The Shelter Scotland free housing advice helpline answers over 100 calls a day from people across the whole of Scotland and is at the core of the work that we do as a charity, so I wanted to spend some time to tell you what it is the helpline actually does.

Those of you who have seen the old Swiftcover advert (chickens with headsets) or who have been watching the new BBC3 series, The Call Centre, will assume that you have a fair idea of the work we do.

Our helpline doesn’t bear much, if any, resemblance to the one currently on the TV. Even if we do talk consistently and often about efficiency, statistics, performance, service levels and average call times. The kind of things that the third sector as a whole is starting to grudgingly acknowledge as important. The seemingly endless procession of third sector funding cuts were always backed up by performance figures and statistics and the two are often never far away from each other in conversation. For some the very thought of corporate attitude is still revolting. Targets and talk of brand values are often treated with suspicion and the onus on efficiency and statistics is seen to be detrimental to the quality of the work that the third sector does.

However, there is another argument that the two are completely and utterly as important as each other. Having the right people in place, empowering those individuals to make decisions and allowing people to see where they fit in to an organisational goal is also important. Providing people with the right tools to do their job and removing any blockages that stop them doing their job also helps.

Our calls answered rate has increased dramatically through introduction of new rotas and the implementation of increased client facing time. Call quality assurance, setting new expectations around targets, allowing our people to see the big picture around performance and how they contribute to our overall performance has also been nurtured. We have looked to re-affirm the importance of ownership, positive client experience and that old debate about calls answered vs quality remains at the forefront of everything that we do.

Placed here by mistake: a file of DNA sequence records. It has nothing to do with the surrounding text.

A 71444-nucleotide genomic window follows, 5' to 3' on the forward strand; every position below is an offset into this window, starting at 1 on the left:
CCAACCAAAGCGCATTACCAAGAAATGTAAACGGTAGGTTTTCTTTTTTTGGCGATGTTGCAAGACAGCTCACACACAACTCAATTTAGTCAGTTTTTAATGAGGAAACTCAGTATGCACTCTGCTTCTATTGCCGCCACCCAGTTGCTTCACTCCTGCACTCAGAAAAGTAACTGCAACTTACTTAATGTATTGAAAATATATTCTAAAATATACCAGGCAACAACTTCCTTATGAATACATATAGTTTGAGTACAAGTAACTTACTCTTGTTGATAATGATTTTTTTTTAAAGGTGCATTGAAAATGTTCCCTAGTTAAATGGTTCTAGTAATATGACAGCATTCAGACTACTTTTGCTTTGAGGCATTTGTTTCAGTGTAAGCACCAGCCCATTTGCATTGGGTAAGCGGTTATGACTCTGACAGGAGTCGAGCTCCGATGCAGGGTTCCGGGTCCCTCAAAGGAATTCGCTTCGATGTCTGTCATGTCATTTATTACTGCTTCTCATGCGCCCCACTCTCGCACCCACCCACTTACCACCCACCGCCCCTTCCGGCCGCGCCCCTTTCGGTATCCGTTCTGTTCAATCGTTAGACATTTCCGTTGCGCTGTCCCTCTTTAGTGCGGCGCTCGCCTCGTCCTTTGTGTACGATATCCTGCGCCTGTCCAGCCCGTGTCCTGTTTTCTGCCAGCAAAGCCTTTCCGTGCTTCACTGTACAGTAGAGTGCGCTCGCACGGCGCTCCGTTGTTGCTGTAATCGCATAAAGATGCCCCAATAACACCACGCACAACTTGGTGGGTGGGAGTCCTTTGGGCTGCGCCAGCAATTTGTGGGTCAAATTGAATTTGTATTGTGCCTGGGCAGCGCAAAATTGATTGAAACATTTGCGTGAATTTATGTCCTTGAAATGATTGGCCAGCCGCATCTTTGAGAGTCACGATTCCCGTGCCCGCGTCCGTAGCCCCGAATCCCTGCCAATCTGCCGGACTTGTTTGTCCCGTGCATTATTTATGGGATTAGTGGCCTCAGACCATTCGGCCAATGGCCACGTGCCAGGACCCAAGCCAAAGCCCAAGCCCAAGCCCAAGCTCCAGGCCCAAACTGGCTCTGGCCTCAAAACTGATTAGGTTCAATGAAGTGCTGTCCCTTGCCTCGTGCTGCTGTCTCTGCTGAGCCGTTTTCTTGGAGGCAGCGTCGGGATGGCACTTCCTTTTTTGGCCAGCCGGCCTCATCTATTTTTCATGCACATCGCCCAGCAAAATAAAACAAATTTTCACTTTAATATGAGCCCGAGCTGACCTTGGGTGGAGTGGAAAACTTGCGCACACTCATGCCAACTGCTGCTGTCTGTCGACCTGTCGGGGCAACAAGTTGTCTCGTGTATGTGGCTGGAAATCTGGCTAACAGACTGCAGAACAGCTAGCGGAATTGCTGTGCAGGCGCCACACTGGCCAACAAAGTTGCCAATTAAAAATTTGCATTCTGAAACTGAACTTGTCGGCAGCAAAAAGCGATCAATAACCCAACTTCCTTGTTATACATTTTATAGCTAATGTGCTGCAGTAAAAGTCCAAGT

We have discussed the importance of maintaining the Shelter Scotland brand, how we are the public face (or voice) of the organisation. We have managed our resource in minute detail to ensure enough people are on the phone to answer our client enquiries.  Our mentality has shifted so that this becomes the norm and for all of us here at the helpline this is the expected behaviour we hope to demonstrate each day.

With all of these things in mind the answer to the question “What does the helpline do?”

  • we answer as many calls as possible and as well as we can (sometimes we answer them all)
  • we strive to ensure our performance statistics are on target and continue to demonstrate that our funding is used appropriately and to good effect
  • we ensure that we have the right people, equipment and training in place so that our clients are dealt with properly
  • we endeavour to help, empower and support those in need each day, to make decisions about their life and the lives of their loved ones for the better

But most importantly we strive to make sure that no individual or family in any situation is left feeling helpless, scared or distressed and that no individual is left bereft of friends or support because they can’t get through to a call centre like the one on TV.

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